Watch Party is a Q&A style interview series where we discuss a recent Demo Duck video production with the team that brought it to life.
Meet the Team
Cody Benefiel is a Senior Producer, Chris Reynolds is a Senior Writer, Ossian Mendoza is a Senior Art Director and Nick Roth is an Editor/Director here at Demo Duck. We gathered 'round to watch the Newsela video series, and chat about how it all came together.
Is it true that this concept was born out of some super relatable internet-famous memes?
Cody: Our client, Newsela, wanted to create a digital video production series for the start of the school year. They came to us with the idea of using existing internet-famous memes that communicate the overwhelming feeling of being a teacher. We knew licensing those memes would be outside the budget, but we immediately loved the idea, and thought, okay, we can do this same kind of expressiveness with custom work of our own, using these memes as inspiration.
Ossian: Yeah, so the concept we came back to them with was called Doodle Characters. I was thinking about some kind of way that we could translate these memes into our medium. And obviously, doodle animations was one of the first things that came to mind. They're pretty popular on social media. There’s a whole subreddit called r/reallifedoodles. I'm sure we’ve all seen those cute little clips of buildings falling apart with animated eyes and arms added to them. There's tons of them. Production-wise, it was also a practical idea: Easy to do, funny, super relatable. It was a no-brainer.
What challenges did you come across when mapping the broad appeal of memes onto an educational video production?
Chris: Memes in general are all about tapping into a singular emotion. And so for all of these scenes we ended up creating for this campaign, we tried to tap into a singular emotion.
However, there’s the universal feeling of being overwhelmed, and then there’s the more specific feeling of being overwhelmed by 30 students, when last year there were 25. We had to figure out how to resonate with that teacher in Poughkeepsie who's feeling that.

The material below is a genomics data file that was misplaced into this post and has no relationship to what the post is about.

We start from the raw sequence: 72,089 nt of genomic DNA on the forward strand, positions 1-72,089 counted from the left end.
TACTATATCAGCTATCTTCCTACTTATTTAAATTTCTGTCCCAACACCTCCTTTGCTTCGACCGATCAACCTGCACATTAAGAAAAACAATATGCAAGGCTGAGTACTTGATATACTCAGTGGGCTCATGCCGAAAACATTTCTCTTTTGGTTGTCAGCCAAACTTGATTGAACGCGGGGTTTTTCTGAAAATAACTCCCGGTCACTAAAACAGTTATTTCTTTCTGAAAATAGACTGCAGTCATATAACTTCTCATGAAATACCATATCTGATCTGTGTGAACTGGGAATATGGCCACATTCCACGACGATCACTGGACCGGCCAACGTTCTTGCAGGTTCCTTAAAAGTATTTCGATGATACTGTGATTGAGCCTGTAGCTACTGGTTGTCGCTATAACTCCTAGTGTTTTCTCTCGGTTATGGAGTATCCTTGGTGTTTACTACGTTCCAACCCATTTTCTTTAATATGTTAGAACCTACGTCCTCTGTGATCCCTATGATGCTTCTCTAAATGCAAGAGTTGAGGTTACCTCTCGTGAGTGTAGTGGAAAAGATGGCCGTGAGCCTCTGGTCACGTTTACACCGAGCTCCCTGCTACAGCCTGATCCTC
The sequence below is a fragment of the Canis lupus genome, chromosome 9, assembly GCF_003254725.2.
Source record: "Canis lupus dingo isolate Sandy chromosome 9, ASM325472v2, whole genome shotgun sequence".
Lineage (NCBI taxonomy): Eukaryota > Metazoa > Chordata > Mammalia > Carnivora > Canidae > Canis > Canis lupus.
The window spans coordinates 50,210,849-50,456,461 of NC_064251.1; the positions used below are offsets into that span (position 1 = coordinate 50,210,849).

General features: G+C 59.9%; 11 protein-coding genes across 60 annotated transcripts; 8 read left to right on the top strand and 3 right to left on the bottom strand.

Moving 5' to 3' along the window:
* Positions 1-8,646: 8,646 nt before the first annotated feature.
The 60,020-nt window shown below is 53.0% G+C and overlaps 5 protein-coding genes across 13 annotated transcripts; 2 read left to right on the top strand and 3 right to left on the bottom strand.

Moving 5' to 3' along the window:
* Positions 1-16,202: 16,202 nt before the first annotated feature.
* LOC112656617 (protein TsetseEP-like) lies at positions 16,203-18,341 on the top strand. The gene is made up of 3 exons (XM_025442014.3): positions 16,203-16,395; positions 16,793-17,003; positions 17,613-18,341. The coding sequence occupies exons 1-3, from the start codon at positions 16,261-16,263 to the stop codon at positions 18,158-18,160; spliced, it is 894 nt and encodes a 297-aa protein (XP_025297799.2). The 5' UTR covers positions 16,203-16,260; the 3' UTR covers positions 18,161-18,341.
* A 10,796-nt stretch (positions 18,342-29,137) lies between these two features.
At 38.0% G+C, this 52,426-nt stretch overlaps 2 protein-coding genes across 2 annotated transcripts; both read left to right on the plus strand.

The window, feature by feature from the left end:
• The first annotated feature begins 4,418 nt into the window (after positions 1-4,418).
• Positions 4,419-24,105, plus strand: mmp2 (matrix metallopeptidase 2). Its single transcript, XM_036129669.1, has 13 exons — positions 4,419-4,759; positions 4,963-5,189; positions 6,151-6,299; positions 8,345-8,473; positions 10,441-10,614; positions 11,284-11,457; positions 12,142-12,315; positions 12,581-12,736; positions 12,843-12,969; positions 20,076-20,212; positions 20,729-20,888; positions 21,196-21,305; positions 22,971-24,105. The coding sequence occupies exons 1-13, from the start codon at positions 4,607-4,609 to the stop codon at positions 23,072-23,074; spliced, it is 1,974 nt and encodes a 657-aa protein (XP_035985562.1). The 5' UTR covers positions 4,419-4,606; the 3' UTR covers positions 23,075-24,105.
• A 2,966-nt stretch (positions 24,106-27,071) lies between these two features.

The one that does that best is the coffee cup. The voiceover set up and the art direction styling of the shot puts the audience in a classroom setting, but anyone anywhere can relate to the feeling of literally feeling like you’re overflowing with too much responsibility at work.
Take me behind the scenes. How did you make some of these inanimate objects—like the pencils—move in the frame?
Nick: It was strings and compositing for everything. We got fishing wire and Cody and Bailey pulled the strings down for the magnet scene. Initially we had discussed camera movements in some of these, but then we started thinking about the logistics like compositing. Keeping the shot locked off was the right call. Then we could take a still frame or a plate of the scenario and use that to paint out the string. Our Gaffer, Jonathan Lopez, lit the scene so well and so evenly, which is so important in commercial video production, that we were able to take the plate and then create a mask around the string and then voilà! Movie magic.
Ossian: We also thought, for a very quick second about doing stop-motion, but obviously that would’ve been extremely challenging and also not really in line with the doodle style we pitched, which uses live footage. That's one of the reasons we used a lot of wiring and practical effects.
Nick: The pencil one was the most difficult, actually. We had two people on either side pulling a pencil. There was natural window light in the back, which we didn't really think about, but that shifted over time. So then the plate was a little messed up, and required key framing and color correction to fix.
Ossian: Yeah, the globe was also kind of tricky because we needed to stop the spinning at a very specific point and we didn't want it to spin too fast or too slow. Chris did a good job with that one. He was the puppet master on that one.
Chris: Yes, I love being the puppet master and I enjoyed working on set.
Then what? You added the doodles in post-production?
Ossian: Yeah, we actually had a live feed on set where Rohan, our animator, could be there with us remotely to make sure he could actually animate on top of the objects and the movement of the objects. For the one with the globe, we wanted to figure out where to place the books so he could figure out where the arms would be reaching when the globe was spinning. There were a couple little details like that. We just wanted to make sure the footage we got would work well with the doodle animations. I think having him remote-in to the shoot day made post-production go really smoothly.